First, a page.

Top 10 similar words or synonyms for kaiteriteri

kakaramea    0.729039

narrung    0.686444

marahau    0.682652

kohukohu    0.678807

pauanui    0.676357

makaraka    0.674787

simonszand    0.669016

termeil    0.667840

jansenville    0.667240

waupoos    0.667149

Top 30 analogous words or synonyms for kaiteriteri

Article Example
Kaiteriteri Kaiteriteri is a town and seaside resort in the Tasman Region of the South Island of New Zealand. It is close to both Marahau, the main gateway to Abel Tasman National Park, and the township of Motueka.
Motueka Nearby beaches (such as Kaiteriteri Beach and Marahau) are very popular with holidaymakers, and the area around Motueka has one of the country's highest annual sunshine-hour indices.
Split Apple Rock Made of granite, it is in the shape of an apple which has been cut in half. It is a popular tourist attraction in the waters of the Tasman Sea approximately 50 metres off the coast between Kaiteriteri and Marahau.
Motueka The Motueka Borough Council was formed in 1900 and existed until 1989, when local government reforms saw it merged into the Tasman District Council. Today the Motueka Ward is represented by 3 Councillors and includes the nearby settlements of Kaiteriteri, Marahau, Ngatimoti and Riwaka.
Tasman District Tasman District Council (unitary authority) headquarters are at Richmond, close to the adjoining Nelson City, which is further north. The head of local government is the mayor. Community Boards exist to serve outlying areas in Motueka and Golden Bay. Other towns are Motueka, Brightwater, Collingwood, Murchison, Riwaka, Saint Arnaud, Takaka, Tapawera, Wakefield, Mapua, and Kaiteriteri.
Little penguin Uncontrolled dogs or feral cats can have sudden and severe impacts on penguin colonies (more than the penguin's natural predators) and may kill many individuals. Examples of colonies affected by dog attacks include Manly, New South Wales, Penneshaw, South Australia, Red Chapel Beach, Tasmania, Penguin Island, Western Australia and Little Kaiteriteri Beach, New Zealand.
John Marshall (cricketer, born 1837) John Hannath Marshall (1 October 1837 – 2 February 1879) was an English clergyman and a cricketer who played first-class cricket for Cambridge Town Club and Cambridge University. He was born in Cambridge and died at Kaiteriteri, Tasman Region, New Zealand.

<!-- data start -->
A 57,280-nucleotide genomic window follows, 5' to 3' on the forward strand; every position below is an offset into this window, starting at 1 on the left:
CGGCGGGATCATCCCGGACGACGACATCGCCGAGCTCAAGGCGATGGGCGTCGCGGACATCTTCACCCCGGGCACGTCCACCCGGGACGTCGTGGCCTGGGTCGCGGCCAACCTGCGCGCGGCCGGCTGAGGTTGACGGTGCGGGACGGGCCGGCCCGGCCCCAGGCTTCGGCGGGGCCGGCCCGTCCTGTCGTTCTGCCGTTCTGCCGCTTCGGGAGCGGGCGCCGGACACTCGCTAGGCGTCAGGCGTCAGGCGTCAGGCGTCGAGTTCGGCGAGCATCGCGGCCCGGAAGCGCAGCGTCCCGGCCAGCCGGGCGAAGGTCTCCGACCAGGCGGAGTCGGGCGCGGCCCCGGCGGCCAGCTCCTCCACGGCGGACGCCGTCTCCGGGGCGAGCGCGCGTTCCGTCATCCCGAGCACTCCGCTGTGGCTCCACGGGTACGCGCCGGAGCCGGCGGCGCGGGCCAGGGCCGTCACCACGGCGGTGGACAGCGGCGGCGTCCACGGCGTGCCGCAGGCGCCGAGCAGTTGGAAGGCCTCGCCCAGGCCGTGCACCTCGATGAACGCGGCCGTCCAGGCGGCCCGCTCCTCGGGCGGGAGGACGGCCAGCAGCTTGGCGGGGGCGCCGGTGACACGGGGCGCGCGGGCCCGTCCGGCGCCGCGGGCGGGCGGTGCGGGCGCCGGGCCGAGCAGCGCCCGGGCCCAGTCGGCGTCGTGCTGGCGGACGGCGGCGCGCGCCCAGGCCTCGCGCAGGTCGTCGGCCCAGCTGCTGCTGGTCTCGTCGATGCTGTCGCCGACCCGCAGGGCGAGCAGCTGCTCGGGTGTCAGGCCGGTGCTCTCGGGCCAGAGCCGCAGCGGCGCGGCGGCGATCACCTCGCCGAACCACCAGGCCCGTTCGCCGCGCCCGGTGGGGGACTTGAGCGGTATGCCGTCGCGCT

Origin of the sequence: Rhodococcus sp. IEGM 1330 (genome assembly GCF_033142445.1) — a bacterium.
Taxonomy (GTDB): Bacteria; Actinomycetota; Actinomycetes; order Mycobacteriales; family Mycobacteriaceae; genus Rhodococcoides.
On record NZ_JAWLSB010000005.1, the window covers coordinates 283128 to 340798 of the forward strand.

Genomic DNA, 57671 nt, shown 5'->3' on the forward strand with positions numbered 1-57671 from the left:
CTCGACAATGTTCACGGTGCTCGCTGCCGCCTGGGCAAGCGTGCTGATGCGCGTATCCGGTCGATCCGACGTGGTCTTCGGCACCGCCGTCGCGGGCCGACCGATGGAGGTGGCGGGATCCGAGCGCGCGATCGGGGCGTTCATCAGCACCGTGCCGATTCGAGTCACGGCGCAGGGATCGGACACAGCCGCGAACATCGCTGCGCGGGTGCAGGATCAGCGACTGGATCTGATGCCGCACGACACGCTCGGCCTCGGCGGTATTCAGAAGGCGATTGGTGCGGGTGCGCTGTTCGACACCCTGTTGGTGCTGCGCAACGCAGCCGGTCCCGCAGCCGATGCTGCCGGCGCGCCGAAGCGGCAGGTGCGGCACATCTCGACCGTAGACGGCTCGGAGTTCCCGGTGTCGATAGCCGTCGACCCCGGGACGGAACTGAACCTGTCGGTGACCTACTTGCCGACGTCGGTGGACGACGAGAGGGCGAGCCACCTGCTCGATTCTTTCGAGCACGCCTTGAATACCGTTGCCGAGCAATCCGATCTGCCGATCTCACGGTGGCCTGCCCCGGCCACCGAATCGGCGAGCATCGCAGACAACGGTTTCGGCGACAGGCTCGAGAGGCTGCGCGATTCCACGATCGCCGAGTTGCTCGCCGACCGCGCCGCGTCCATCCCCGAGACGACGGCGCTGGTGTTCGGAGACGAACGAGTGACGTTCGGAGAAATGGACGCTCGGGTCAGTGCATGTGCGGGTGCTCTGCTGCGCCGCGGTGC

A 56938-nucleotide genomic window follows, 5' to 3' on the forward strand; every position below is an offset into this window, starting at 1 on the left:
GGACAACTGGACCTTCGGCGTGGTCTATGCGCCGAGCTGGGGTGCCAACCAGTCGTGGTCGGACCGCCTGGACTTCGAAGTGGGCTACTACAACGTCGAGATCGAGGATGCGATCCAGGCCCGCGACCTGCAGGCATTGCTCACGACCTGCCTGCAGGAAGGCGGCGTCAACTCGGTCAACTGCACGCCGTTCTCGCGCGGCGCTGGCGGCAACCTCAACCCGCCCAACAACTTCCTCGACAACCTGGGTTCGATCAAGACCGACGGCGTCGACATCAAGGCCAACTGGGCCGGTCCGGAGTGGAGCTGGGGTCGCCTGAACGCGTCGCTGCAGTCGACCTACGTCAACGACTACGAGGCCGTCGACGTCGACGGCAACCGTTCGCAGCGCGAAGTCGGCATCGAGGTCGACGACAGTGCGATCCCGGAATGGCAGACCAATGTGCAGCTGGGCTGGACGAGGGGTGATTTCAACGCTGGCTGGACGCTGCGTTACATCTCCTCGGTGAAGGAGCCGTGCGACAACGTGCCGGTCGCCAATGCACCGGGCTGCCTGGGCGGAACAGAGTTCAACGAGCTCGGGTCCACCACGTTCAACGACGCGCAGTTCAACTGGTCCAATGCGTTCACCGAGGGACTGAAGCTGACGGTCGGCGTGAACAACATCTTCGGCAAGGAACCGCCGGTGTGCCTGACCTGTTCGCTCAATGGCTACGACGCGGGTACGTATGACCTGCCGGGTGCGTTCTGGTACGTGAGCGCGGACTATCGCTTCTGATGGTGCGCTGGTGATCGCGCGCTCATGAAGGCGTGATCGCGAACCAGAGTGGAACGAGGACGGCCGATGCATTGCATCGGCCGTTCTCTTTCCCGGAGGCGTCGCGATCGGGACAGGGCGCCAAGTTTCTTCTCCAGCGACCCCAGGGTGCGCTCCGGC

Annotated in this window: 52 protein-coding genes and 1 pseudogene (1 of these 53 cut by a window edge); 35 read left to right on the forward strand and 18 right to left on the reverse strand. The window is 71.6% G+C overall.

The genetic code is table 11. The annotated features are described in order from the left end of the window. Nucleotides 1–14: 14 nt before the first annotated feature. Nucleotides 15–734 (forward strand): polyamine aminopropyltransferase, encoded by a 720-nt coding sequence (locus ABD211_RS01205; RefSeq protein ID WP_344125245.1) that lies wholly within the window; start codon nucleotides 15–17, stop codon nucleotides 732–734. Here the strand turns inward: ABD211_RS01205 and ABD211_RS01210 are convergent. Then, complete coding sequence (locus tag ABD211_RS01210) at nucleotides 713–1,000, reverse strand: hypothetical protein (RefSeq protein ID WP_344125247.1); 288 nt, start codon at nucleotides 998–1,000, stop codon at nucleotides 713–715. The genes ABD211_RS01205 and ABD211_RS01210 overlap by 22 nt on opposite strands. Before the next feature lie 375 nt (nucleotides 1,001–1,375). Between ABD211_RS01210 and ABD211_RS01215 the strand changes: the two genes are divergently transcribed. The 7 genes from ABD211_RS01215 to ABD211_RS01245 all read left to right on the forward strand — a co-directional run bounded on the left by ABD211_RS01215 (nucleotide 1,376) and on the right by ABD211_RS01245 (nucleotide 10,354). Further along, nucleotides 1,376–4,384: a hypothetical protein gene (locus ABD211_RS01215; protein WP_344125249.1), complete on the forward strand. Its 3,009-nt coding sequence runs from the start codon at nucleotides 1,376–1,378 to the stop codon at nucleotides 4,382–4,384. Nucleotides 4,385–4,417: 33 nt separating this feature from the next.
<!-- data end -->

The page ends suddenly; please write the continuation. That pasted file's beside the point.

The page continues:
Camping in New Zealand Popular campsites during the summer holidays include the Mavora Lakes, Kaiteriteri Beach, Marahau and the Coromandel Peninsula. The summer holiday period, which is over Christmas and New Year, coincides with the peak of inbound tourists leading to high levels of crowding at popular locations.
Motueka The first known European visitor to the coast near Motueka in 1827 was French explorer Jules Dumont d'Urville, of the French corvette Astrolabe. He explored and described much of the Tasman Bay shore line. Three ships carrying the New Zealand Company's Nelson expedition, led by Captain Arthur Wakefield, anchored at Astrolabe Roads, north of Kaiteriteri Beach—about due north of Motueka—in October 1841. Kaiteriteri was selected as a site for the first settlement but was later abandoned in favour of Nelson Haven. The exceptional fertility of the soil and the suitability of the surrounding land for small farm settlement were the main reasons for the establishment of the second town of the Nelson settlement at Motueka in 1842. Motueka was created as a borough in 1900. During the period, 1853 to 1876, Motueka was administrated as part of the Nelson Province.
Samuel Stephens (New Zealand politician) The New Zealand Governor Captain Hobson had told the New Zealand Company that it could only found a settlement in the vicinity of Blind Bay in accordance with an agreement reached with local Maori. On 9 October Captain Wakefield, Tuckett, Stephens, and their guide a Mr Moore landed at Kaiteriteri and discussed possible alternative locations with the local Maori. Apparently the local Maori omitted to mention Nelson haven as they wanted the settlement constructed near their pa site. It was another two weeks before the New Zealand Company discovered Nelson haven and a further week before Wakefield decided to make it the place of settlement (either late September or early October 1841).